7 Cord Prolapse
There is one cord birth issue that could be very concerning, and it may lead to a C-section. The condition is called a cord prolapse, and it is where the umbilical cord gets into the birth canal ahead of the baby. A prolapse is a danger when the cord is extra long, but there are other issues that can caught it as well, including when the baby is premature, at a low birthweight or breech. It also happens more often for twins and when the mom has an excess of amniotic fluid.
It's also especially a danger when the mom's water breaks early or when the doctor does a membrane sweep. That can allow for the cord to move into the birth canal before the baby does. As we've mentioned before, umbilical cords often have enough cushioning to allow it to be pinched for a while, but if the baby is deprived of oxygen, that could be detrimental to the baby's health. Sometimes the doctor can shift the baby into a more safe position, but many times doctors recommend a C-section to avoid the possibility of brain damage or death due to oxygen deprivation.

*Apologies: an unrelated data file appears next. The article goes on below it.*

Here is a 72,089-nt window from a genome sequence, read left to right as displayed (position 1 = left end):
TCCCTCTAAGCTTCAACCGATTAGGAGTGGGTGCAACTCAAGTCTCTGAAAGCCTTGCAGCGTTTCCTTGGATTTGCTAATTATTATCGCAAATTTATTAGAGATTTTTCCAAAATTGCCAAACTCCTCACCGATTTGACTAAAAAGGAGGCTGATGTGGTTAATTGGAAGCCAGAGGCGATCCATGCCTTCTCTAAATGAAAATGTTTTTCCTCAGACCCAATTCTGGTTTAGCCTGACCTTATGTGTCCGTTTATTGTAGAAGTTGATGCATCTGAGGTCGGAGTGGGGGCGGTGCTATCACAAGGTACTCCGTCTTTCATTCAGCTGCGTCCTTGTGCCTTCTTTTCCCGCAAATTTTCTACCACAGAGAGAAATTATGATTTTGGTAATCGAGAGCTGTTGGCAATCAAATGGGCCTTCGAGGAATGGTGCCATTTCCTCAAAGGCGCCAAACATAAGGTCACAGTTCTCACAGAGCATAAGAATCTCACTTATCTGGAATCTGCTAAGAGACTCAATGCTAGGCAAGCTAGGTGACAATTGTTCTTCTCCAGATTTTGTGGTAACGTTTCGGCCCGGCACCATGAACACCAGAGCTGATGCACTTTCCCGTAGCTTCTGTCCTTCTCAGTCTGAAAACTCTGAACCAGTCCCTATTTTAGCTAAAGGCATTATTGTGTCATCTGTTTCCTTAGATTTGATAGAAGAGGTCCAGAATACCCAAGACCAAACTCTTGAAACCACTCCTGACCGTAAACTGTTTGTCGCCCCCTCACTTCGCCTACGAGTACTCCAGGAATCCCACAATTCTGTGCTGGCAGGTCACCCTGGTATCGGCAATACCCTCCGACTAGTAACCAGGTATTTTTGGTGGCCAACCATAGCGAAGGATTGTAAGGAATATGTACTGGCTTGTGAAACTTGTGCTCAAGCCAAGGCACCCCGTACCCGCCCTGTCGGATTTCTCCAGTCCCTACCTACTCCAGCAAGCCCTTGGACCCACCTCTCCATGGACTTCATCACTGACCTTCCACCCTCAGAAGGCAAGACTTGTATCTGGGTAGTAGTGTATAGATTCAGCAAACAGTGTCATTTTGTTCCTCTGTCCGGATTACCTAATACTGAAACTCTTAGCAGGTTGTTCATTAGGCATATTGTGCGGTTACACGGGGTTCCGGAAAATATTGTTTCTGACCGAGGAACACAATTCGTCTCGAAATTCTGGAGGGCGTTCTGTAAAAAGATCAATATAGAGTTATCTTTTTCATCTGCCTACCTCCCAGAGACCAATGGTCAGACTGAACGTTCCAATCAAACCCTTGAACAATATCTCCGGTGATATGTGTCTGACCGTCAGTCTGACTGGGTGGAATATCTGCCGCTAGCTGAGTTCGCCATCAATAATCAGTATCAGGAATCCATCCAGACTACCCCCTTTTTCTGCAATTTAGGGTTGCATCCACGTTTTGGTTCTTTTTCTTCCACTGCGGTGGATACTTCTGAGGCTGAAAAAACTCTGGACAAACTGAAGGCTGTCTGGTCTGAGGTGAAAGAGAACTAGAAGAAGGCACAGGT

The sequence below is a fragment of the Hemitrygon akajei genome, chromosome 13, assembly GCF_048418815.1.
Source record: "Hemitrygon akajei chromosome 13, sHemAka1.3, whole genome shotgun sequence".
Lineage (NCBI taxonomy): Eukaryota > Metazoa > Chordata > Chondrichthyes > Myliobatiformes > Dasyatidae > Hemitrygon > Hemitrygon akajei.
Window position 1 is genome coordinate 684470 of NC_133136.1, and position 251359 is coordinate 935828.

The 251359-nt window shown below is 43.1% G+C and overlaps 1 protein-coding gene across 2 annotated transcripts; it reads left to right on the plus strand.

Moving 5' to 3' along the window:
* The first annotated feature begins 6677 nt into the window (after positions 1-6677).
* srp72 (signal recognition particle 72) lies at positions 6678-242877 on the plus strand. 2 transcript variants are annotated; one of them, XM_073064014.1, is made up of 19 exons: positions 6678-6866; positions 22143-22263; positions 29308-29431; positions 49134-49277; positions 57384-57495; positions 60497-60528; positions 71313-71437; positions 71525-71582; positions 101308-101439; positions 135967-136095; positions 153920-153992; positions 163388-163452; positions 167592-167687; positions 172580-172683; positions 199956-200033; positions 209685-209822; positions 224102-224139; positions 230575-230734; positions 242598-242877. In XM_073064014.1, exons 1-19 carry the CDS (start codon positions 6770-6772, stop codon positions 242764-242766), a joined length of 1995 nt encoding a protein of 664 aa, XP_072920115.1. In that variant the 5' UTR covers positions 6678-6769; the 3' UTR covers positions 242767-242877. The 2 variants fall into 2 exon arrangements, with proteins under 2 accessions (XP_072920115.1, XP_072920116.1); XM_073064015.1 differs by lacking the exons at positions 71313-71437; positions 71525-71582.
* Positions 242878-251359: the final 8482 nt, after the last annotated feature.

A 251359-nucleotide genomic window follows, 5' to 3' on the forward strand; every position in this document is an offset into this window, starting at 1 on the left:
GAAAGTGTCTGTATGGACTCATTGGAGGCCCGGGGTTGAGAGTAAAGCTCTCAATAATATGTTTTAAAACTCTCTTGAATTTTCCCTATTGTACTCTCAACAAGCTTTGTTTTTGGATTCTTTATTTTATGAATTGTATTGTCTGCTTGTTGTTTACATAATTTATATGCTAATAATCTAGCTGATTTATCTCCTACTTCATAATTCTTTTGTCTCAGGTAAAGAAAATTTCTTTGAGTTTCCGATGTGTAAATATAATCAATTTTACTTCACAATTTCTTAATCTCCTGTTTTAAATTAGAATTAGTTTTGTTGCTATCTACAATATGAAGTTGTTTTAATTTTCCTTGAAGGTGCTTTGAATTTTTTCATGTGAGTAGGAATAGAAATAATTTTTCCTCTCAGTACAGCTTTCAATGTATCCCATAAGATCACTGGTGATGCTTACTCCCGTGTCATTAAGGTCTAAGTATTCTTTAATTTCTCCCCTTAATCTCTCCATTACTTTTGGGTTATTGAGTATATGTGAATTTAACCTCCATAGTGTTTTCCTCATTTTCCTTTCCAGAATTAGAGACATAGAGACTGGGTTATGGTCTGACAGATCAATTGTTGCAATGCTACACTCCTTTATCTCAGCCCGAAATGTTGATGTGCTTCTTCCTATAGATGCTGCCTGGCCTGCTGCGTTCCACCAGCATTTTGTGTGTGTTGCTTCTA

6 Toxic Substances
There is no doubt that the umbilical cord is important to the health and welfare of the baby. Therefore, it is important that the mom do what she can to keep the cord healthy. According to Belly Belly, maternal health is really important not only to the placenta but to the umbilical cord, and issues like poor nutrition and smoking can impact the entire umbilical system.
In addition, a research study showed that fertilizers and toxins have been found not only in the blood of pregnant women but in their baby's umbilical cord. The study is from Bali, where a midwife was named a "Hero of the Year" by CNN after she linked the large amount of GMO soy in the diet of Indonesians to an increase in umbilical cord deformities. Those same results haven't been determined in this part of the world yet, but GMO products remain a touchy issue for many in the United States.